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Rachmaninov: Symphony No 1, The Rock / Maazel, Berlin Philharmonic


Release Date: 08/20/2010 
Label:  Dg Galleria Catalog #: 435594   Spars Code: DDD 
Composer:  Sergei Rachmaninov
Conductor:  Lorin Maazel
Orchestra/Ensemble:  Berlin Philharmonic Orchestra
Number of Discs: 1 
Recorded in: Stereo 
Length: 1 Hours 5 Mins. 

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This CD is reissued by ArkivMusic.

Notes and Editorial Reviews

Rachmaninov himself never heard this characterful work again after the fiasco of its first performance. Had he known how firm a place it would achieve at least in the recorded repertory, even he, I hope, would have let his usual coffinhandle expression break into a smile. This is another superb version to provide a very viable alternative to the Ashkenazy/Concertgebouw recording on Decca, which readily took first honours when it appeared. The obvious advantage of the Maazel is that it has a substantial fill up in the early fantasy—The rock—particularly appropriate, when it helps to put the achievement of the symphony into perspective. It is not nearly so inspired a piece, with material far less individual, but there are many touches highly Read more characteristic of the mature composer, and this performance, with speeds brisker than usual and with a manner less ponderous, makes the best possible case. I certainly prefer it to the only other avail able version, that of Weller—used on his 1975 LP as a fill-up for the Third Symphony (Decca Jubilee JB93, 10/80).

In the First Symphony the clarity and transparency of Maazel's Rachmaninov style are just as striking, with the scurrying semiquavers on cellos and basses in the first subject superbly articulated and the fugal° of the development section made light and brilliant. The scherzo is almost Mendelssohnian in its lightness, though Maazel exaggerates the slowing in the Trio section. Whether the metronome markings in the published score (Sikorski), reconstituted from the original parts, are the composer's own is arguable; one might well argue that Ashkenazy's hardly perceptible slowing is too little for the marking meno mosso.

Broadly, as in other works in the two rival series, Ashkenazy is more urgently expressive with warmer, freer rubato sounding very idiomatic, where Maazel is a degree cooler though never inexpressive. With Ashkenazy the slowing for the second subject in the first movement sounds more natural, less contrived than with Maazel. With Ashkenazy the slow movement is gentler and warmer, and it is interesting to find quite a different emphasis between the two in the funeral march-like motif just after fig. 41, Largo un poco. Where Ashkenazy brings out the plaintive quality of the muted horns with subdued low string support, Maazel highlights cellos and basses with horns sounding ghostly behind. The celebrated opening of the finale, once used as the signature tune for Panorama on BBC television, swaggers more brazenly with Ashkenazy, where Maazel is easier, almost genial. At the end too he carefully avoids any suspicion of pomposity in the grave coda with its heavily accented repetitions, adopting a faster speed, in recognition of the con mow marking. Generally however it is Ashkenazy who adopts faster speeds. As for the playing, the Berlin Philharmonic is if anything even more precise in ensemble, a point brought out by the drier acoustic of the recording, which is one of the best that DG have done recently in Berlin's Philharmonie.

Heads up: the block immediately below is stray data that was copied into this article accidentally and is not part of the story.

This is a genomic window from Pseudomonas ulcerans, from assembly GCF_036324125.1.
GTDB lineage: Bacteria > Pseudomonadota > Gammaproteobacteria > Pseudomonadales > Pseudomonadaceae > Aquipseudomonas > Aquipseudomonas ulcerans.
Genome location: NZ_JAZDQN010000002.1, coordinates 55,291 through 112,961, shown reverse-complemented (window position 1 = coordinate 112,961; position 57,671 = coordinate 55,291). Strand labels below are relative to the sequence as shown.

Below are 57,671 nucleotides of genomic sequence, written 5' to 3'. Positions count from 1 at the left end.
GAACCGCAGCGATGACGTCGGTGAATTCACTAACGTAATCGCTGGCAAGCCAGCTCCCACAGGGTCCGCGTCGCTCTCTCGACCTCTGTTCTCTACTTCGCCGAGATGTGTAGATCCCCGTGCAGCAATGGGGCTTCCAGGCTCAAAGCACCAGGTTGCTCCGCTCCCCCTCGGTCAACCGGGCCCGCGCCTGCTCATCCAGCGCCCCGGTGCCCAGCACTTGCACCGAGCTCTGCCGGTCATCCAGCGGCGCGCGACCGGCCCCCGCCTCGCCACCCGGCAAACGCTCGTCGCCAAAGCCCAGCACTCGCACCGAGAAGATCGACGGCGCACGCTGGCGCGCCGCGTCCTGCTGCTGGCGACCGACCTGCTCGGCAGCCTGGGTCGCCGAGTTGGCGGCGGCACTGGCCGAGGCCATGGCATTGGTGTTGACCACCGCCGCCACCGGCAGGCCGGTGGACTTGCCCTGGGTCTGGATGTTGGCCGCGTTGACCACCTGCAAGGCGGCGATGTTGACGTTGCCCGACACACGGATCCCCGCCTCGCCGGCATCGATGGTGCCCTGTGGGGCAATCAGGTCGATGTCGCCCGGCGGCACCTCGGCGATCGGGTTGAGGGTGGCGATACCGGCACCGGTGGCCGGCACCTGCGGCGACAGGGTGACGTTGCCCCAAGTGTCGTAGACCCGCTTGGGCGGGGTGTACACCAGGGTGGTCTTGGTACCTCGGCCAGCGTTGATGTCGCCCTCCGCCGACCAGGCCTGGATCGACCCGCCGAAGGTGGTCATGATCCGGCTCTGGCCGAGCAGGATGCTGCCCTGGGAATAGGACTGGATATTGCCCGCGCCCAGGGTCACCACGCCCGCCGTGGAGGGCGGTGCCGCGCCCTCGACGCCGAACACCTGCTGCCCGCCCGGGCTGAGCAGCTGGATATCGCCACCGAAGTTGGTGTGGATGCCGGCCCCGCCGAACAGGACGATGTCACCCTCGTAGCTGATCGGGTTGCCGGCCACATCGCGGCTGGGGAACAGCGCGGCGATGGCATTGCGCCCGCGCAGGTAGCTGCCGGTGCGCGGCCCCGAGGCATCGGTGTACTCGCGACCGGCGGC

-- Edward Greenfield, Gramophone [2/1985, reviewing Symphony no 1 and The Rock]
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Works on This Recording

1.
Symphony no 1 in D minor, Op. 13 by Sergei Rachmaninov
Conductor:  Lorin Maazel
Orchestra/Ensemble:  Berlin Philharmonic Orchestra
Period: Romantic 
Written: 1895; Russia 
Date of Recording: 03/1983 
Venue:  Philharmonie, Berlin 
Length: 44 Minutes 27 Secs. 
2.
The Rock, Op. 7 by Sergei Rachmaninov
Conductor:  Lorin Maazel
Orchestra/Ensemble:  Berlin Philharmonic Orchestra
Period: Romantic 
Written: 1893; Russia 
Date of Recording: 1984 
Venue:  Philharmonie, Berlin 
Length: 12 Minutes 40 Secs. 
3.
Songs (14), Op. 34: no 14, Vocalise by Sergei Rachmaninov
Conductor:  Lorin Maazel
Orchestra/Ensemble:  Berlin Philharmonic Orchestra
Period: Romantic 
Written: 1912-1915; Russia 
Date of Recording: 03/1983 
Venue:  Philharmonie, Berlin 
Length: 5 Minutes 33 Secs. 
4.
Aleko: Intermezzo by Sergei Rachmaninov
Conductor:  Lorin Maazel
Orchestra/Ensemble:  Berlin Philharmonic Orchestra
Period: Romantic 
Written: 1893; Russia 
Date of Recording: 1984 
Venue:  Philharmonie, Berlin 
Length: 1 Minutes 57 Secs. 

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